Picturehouse
By TIME Photo
September 30, 2015

As Marion Cotillard turns 40, she’s in an enviable position. The French actress hasn’t just evaded typecasting—she manages to surprise fans with each new role.

Part of it is that she has next to no actual persona: Cotillard reveals little about her life in the press, preferring to dig deep into work with some of the world’s top directors. She also tends to veer from what’s expected of an Oscar-winner, taking on projects smaller or stranger than her contemporaries might. Here are some of the roles that have defined her as indefinable.


La Vie En Rose, 2007

Picturehouse

Cotillard, a relative unknown, beat nominees including Cate Blanchett and Julie Christie at the Oscars, making her only the second woman to win Best Actress for a foreign-language role. (The first? Sophia Loren.) The notion of an actor getting the gold for playing an iconic musician—in this case, Edith Piaf—is hardly novel; Reese Witherspoon and Jamie Foxx had already done so. But Cotillard’s commitment to the role was unique. She shaved her eyebrows and hairline for the role, later telling TIME: “I looked terrible, so my hat collection increased dramatically.


Nine, 2009

Weinstein Company

One of Cotillard’s first post-Oscar movies put her onscreen with several far more seasoned performers, including Nicole Kidman, Judi Dench, Sophia Loren, and Penélope Cruz. All were playing women in the life of Daniel Day-Lewis’s tormented film director, and each made a valiant attempt, in her respective moment in the film’s spotlight, to steal the movie away from her co-stars.

For all the movie’s campy theatricality, Cotillard ended up walking away with the film with “Take It All,” a simple, heartbreaking ballad about her broken marriage; the song was nominated for an Oscar, and Cotillard got her second of three Golden Globe nominations.


Inception, 2010

Warner Bros.

It was a surprise to see a rising star of highbrow cinema in a splashy summer blockbuster, and more surprising still to see just what Cotillard did with her tormented-diva role. As Mal, Cotillard was a mere projection of Leonardo DiCaprio’s memories. She also was alternately dangerous enough to represent the movie’s most substantial threat and seductive enough to keep audiences wanting more of her despite it all.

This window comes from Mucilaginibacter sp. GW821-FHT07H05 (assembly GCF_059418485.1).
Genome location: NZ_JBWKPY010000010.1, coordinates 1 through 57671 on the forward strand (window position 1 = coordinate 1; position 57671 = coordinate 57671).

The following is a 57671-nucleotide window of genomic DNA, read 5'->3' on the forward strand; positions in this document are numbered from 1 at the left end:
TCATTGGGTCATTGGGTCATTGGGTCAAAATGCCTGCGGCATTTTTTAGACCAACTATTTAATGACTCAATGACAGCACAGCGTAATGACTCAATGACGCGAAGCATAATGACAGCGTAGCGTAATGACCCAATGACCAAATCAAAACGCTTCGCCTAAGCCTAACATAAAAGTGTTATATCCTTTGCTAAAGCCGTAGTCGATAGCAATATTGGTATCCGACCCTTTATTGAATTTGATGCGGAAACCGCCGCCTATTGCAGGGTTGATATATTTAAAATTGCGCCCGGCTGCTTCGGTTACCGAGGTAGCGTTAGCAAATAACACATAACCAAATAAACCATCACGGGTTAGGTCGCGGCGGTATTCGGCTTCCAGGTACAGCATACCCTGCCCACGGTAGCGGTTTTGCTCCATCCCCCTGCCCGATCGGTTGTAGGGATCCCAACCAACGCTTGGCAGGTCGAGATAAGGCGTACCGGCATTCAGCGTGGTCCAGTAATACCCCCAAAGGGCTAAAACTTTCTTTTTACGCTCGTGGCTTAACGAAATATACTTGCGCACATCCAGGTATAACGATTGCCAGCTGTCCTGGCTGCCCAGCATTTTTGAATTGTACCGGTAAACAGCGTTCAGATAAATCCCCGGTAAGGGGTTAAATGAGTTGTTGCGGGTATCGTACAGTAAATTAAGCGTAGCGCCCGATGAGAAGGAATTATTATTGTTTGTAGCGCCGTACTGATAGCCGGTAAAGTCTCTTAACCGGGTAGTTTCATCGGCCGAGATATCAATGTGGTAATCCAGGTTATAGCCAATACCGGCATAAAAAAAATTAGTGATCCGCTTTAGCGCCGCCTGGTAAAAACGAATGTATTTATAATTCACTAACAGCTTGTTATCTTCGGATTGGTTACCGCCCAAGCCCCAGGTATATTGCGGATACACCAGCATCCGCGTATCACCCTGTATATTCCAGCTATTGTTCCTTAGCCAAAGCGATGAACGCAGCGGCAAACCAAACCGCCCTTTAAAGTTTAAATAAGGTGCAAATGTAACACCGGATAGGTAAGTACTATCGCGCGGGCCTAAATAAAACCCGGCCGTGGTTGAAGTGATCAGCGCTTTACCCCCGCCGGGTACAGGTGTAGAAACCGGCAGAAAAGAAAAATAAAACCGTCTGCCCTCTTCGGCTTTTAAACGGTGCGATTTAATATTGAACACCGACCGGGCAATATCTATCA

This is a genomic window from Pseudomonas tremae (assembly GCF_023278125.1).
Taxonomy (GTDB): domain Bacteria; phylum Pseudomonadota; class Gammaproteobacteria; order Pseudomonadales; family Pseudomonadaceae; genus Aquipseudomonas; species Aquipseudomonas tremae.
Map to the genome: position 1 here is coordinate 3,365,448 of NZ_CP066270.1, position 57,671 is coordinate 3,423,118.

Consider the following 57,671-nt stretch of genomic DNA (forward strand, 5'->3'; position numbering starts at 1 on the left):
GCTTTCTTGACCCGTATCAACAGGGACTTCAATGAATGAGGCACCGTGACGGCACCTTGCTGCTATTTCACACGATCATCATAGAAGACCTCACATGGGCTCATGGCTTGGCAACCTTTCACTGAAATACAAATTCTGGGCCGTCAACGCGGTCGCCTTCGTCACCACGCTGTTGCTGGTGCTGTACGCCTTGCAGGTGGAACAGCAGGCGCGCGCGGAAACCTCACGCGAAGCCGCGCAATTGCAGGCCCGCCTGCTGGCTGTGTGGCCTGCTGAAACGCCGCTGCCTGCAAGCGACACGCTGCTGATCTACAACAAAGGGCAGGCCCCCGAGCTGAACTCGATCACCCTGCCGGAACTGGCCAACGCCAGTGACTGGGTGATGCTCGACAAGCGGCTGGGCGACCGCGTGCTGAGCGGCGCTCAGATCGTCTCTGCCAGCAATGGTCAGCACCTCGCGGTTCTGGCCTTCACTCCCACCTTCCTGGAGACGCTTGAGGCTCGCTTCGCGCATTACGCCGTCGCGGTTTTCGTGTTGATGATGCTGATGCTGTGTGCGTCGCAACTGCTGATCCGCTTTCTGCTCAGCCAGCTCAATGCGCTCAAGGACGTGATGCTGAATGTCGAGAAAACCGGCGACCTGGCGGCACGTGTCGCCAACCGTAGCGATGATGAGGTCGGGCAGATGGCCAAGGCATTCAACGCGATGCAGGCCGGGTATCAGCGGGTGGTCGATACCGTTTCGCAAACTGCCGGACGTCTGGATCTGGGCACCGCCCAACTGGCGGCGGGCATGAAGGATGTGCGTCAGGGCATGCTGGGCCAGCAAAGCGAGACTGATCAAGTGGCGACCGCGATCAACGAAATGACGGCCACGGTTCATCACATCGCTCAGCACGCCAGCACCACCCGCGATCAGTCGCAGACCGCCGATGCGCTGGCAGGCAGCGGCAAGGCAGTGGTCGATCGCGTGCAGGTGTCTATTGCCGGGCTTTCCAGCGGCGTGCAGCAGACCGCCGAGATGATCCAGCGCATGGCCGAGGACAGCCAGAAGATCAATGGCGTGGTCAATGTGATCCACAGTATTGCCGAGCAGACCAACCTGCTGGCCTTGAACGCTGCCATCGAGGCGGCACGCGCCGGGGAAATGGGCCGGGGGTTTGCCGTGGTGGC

Contagion, 2011

Warner Bros.

Another blockbuster, this one far-removed from the realm of fantasy. Contagion forced Cotillard to tamp down the more passionate and emotional aspects of her acting; playing a WHO doctor held hostage by a village desperate for a much-needed vaccine, Cotillard was tightly controlled.


The Dark Knight Rises, 2012

Warner Bros.

Cotillard’s mainstream period ended, for now, with The Dark Knight Rises, her second collaboration with Christopher Nolan. Cotillard’s character, with hidden motives and an aristocratic hauteur, differed wildly from Inception’s Mal; even working with the same commercially-minded director twice, she found totally new shades.


Rust and Bone, 2012

Sony Pictures Classics

Perhaps other actresses could have done what Cotillard did, evoking tears instead of laughs as she dances with an orca to the strains of Katy Perry’s “Firework.” But none of them might have brought the viewer on quite such a journey to get to that point. In the French-language Rust and Bone, Cotillard gets fiercer than she’s ever been onscreen, as an embittered sea-life trainer who loses her legs when her orca turns on her, only to ultimately forgive herself.

That Cotillard returned to European art cinema after years as an in-demand Hollywood star is surprising; that she did so in a project quite so idiosyncratic, and that demands quite such a lengthy and baroque journey from desperation to “Firework,” is downright shocking.


The Immigrant, 2013

Weinstein Company

Cotillard put herself through the wringer once more playing a Polish woman who’s endlessly exploited when she comes to America. It’s a tragedy in which Cotillard, dragged through illness, pain, and prostitution, finds some small semblances of grace.


Two Days, One Night, 2014

Sundance Selects

The Dardenne brothers, a pair of Belgian social realists, never work with movie stars. Or, at least, they didn’t until Cotillard shed any last semblance of glamour and submitted to the rigorous emotional demands of their film. In Two Days, One Night, Cotillard is forced to beg her co-workers to support her continuing to work with them, even as her firing means they’d get bonuses.

From the film’s painfully of-the-moment economic concerns to its seriousness of purpose, it’s far outside the movieland mainstream. But not so far that Cotillard couldn’t get a surprise Oscar nomination for Best Actress, her second.

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